What's more progressive? Keeping the status quo for fear of change? Or accepting that, when the world changes, the way we are governed has to adapt?
When Britain joined the Common Market 40 years ago, the world was dominated by massive power blocs. Eastern Europe was cut off from the world behind the Iron Curtain. Joining a Western European trading bloc seemed like a good idea.
But today, the circumstances that made us join the Common Market no longer exist.
The Soviet Union has collapsed. China, though still a nominally Communist country, has swapped autarky for globalisation. International trade is now governed by the World Trade Organisation, which prevents protectionism. Free trade is the global norm.
Today, the world's best economic performers are often not the biggest players, but the smallest. South Korea is now a manufacturing powerhouse. Tiny Israel is a high-tech pioneer. City-state Singapore is a financial hub. Everything has changed.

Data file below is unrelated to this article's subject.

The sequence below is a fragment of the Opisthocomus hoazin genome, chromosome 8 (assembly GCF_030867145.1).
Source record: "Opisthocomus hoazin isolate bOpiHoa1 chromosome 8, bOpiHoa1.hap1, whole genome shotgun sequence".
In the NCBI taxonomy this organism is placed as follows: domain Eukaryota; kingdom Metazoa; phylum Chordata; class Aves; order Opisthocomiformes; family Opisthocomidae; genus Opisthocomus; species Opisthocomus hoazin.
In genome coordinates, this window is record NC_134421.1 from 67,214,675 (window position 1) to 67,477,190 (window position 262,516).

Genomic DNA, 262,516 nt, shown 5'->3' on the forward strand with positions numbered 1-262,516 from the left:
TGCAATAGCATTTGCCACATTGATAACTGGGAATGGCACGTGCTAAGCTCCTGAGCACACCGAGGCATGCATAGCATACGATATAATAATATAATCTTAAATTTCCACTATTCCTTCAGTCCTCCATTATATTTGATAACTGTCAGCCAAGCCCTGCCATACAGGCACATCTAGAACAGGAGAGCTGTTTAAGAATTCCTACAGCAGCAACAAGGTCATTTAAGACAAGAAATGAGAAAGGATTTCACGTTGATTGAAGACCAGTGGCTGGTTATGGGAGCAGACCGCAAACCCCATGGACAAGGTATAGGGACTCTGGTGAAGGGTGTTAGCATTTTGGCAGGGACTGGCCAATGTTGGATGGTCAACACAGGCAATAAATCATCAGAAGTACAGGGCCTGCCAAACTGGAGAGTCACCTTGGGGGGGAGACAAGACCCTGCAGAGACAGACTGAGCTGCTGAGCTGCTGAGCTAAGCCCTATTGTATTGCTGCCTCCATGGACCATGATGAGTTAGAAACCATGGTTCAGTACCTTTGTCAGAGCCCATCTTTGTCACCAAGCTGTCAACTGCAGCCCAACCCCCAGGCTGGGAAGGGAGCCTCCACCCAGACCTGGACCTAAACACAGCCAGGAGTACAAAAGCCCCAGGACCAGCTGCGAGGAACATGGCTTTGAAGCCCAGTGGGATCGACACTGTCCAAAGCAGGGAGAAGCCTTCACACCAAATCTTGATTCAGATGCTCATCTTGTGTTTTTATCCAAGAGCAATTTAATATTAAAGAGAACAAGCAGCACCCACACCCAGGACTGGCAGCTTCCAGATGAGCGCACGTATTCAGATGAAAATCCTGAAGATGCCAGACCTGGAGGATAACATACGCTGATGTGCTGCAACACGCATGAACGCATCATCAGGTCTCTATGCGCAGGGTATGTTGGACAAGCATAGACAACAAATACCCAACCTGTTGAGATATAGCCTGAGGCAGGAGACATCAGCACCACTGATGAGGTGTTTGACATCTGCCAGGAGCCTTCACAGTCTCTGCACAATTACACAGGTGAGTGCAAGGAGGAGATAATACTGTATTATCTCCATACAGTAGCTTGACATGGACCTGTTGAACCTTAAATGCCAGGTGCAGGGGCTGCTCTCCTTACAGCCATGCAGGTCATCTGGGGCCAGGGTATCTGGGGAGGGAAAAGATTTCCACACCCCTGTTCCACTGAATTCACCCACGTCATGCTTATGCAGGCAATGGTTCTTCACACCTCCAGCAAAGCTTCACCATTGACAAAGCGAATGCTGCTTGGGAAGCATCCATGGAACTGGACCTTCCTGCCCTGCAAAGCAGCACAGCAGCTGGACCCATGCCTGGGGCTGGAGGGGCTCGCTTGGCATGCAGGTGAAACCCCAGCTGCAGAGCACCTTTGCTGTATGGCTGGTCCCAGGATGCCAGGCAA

Everything, that is, except the EU. As the rest of the world has opened up, globalising trade and localising power, the EU has done the opposite.
Trade barriers and preferential subsidies keep our consumer prices artificially high. Power is increasingly centralised in unelected, unaccountable Eurocrats, whose endless stream of one-size-fits all regulation – compounding the disastrous single currency - makes EU economies ever more uncompetitive.
In fact, the EU isn't just out of date. It's actively retrograde.
In recent decades, we cheered as Spain, Portugal, and ex-Communist countries across Eastern Europe made the transition from dictatorship to democracy.